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Ancient Inspiration

I freely admit to loving ancient fashions. To me, I like the look of the flowing garments or the elaborate outfits because, for the most part, they look comfortable. When I discovered handweaving, especially the fashion aspect, I had new respect for ancient fashions, and wanted to include the patterning into my own repertoire.

It's been a work in progress.

When I found Women's Work: the First 20,000 Years,* I was more than pleased over the discovery. Barber's book focuses primarily on weaving, the history and social aspects. A few items touch on the fashion, but it isn't her primary focus.

For me, however, finding out how items were made helps explain the reason behind the structure of the clothing. Sometimes, people's views of the process seem to be off slightly - for example, I read an article where the author described the reason for the loose fashion of ancient times being the result of people not wanting to cut their beautiful handwoven fabric. Believe me - if I need to cut it, I will, but most importantly, I will only cut it where it needs to be cut. It comes down to the amount of work which goes into the finished garment and if I have the time to do so.

Therefore, one important thing to remember about ancient fashion is who makes the garments - for most of human history it was the women in the house. If there was a large production of fabric, it was usually only in the wealthier households who could afford a myriad of slaves. Having more pieces to cut meant more seams to sew and more time wasted in creating a garment. On the other end of the situation, more cut pieces and more seams also diminished how much of the cloth could be reused later. Ancient women were masters of recycling.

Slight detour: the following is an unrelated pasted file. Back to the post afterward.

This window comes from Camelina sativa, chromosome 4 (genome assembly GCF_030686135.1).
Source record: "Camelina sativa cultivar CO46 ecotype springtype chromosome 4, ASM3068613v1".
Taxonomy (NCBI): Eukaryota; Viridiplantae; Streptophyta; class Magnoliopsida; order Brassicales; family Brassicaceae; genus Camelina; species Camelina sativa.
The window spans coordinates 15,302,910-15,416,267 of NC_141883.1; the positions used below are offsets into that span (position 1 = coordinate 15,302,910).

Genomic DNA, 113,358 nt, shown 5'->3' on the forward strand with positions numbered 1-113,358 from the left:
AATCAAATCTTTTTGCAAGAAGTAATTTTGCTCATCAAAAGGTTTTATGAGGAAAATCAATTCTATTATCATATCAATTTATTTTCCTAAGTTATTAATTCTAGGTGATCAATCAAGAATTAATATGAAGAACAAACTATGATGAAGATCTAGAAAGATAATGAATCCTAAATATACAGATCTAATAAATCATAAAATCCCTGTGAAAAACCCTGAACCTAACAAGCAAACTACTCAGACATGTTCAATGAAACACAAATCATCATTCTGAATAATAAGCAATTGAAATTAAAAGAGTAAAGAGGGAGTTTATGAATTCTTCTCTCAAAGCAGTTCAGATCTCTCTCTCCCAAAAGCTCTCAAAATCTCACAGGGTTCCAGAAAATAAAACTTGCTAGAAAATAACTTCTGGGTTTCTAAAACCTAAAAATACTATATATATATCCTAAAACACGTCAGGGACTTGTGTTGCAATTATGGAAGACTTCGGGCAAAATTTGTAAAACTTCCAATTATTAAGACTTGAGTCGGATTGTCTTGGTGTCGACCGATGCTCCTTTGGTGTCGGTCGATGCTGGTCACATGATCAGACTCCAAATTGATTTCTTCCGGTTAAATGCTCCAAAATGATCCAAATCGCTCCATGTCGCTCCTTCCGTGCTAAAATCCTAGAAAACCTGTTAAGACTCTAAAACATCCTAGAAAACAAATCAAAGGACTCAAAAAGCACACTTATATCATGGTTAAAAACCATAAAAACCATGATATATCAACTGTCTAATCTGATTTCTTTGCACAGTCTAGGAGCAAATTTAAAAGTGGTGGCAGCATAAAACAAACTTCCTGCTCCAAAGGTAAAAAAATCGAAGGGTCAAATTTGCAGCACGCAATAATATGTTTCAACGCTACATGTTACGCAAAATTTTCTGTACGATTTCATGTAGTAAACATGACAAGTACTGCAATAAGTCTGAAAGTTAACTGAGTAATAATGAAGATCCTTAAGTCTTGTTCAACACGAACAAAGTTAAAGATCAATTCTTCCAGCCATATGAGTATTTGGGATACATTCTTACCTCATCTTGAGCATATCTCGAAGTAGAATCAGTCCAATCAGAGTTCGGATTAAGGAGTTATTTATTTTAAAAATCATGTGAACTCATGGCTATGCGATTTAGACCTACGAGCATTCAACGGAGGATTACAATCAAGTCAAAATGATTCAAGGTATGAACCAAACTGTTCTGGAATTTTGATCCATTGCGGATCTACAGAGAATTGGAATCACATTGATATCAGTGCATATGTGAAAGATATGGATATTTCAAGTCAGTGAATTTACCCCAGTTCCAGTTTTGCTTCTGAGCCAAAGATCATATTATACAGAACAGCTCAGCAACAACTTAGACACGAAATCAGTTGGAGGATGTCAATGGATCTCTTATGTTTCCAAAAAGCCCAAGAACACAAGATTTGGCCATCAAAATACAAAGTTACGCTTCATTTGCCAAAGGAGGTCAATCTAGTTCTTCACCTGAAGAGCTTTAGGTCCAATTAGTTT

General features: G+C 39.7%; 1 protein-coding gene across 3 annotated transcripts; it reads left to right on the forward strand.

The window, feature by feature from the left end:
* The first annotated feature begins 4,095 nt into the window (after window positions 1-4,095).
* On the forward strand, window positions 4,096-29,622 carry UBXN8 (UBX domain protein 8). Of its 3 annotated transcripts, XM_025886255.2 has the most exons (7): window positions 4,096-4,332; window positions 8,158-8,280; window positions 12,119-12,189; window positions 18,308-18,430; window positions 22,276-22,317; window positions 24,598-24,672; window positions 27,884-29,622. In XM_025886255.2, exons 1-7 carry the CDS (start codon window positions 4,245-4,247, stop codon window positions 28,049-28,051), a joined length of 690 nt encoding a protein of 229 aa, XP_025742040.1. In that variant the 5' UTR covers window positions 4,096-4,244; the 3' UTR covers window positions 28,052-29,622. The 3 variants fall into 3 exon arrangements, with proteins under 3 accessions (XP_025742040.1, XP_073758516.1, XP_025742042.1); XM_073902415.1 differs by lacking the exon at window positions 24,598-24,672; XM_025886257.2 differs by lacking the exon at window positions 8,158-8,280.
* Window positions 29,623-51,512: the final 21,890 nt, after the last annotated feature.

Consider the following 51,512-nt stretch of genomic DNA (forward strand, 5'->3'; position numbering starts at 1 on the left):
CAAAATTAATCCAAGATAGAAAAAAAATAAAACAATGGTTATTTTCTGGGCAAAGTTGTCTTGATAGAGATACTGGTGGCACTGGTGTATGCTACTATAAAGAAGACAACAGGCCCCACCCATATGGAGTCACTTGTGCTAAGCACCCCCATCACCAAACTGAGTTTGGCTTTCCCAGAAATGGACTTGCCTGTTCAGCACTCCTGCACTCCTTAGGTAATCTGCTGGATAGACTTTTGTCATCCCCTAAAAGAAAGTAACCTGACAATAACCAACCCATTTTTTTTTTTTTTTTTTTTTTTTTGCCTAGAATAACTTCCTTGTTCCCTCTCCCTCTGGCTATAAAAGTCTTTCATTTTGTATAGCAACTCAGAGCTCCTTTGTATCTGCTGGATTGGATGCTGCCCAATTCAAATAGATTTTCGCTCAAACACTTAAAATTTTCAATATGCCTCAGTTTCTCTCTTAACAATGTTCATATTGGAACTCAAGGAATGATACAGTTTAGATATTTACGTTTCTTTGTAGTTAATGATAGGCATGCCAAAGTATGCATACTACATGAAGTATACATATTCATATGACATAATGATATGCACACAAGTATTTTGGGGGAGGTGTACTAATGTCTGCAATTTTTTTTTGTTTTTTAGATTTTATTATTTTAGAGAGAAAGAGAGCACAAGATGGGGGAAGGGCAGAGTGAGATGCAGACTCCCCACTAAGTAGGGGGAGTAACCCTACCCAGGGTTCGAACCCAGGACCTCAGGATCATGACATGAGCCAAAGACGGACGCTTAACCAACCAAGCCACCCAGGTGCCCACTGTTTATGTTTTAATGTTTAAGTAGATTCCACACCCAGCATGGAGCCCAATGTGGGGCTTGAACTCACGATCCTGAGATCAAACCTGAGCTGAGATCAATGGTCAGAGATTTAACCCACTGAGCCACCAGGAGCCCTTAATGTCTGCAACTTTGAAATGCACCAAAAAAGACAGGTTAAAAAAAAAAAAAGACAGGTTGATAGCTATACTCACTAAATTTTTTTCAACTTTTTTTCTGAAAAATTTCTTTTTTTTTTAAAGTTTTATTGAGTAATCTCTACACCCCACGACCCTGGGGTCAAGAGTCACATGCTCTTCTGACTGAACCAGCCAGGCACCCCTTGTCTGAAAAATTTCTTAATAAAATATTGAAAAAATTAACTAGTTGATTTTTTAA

Another thing to remember is  location - most of what we consider ancient fashion comes from the Mediterranean region. In this part of the world, loose garments work better for the weather - until you take a look at the form-fitting style of the Egyptians, accomplished most likely by pleats. In the Far East, the styles also incorporate large amounts of fabric (think of saris and kimonos) for much the same reason - more cutting equals more work.

When taking ancient fashions for the modern age, keep in mind the fact that the garments needed to be easily washed, take as little time as possible to make, and be reused later. Of course, we don't have many of those problems, but to be good custodians of our world, maybe we should reconsider.

Next week, I'll focus on some of the locations where I develop ideas.

*The link and book cover are both affiliate links. You are not charged, but it's a way for me to earn a little bit extra.


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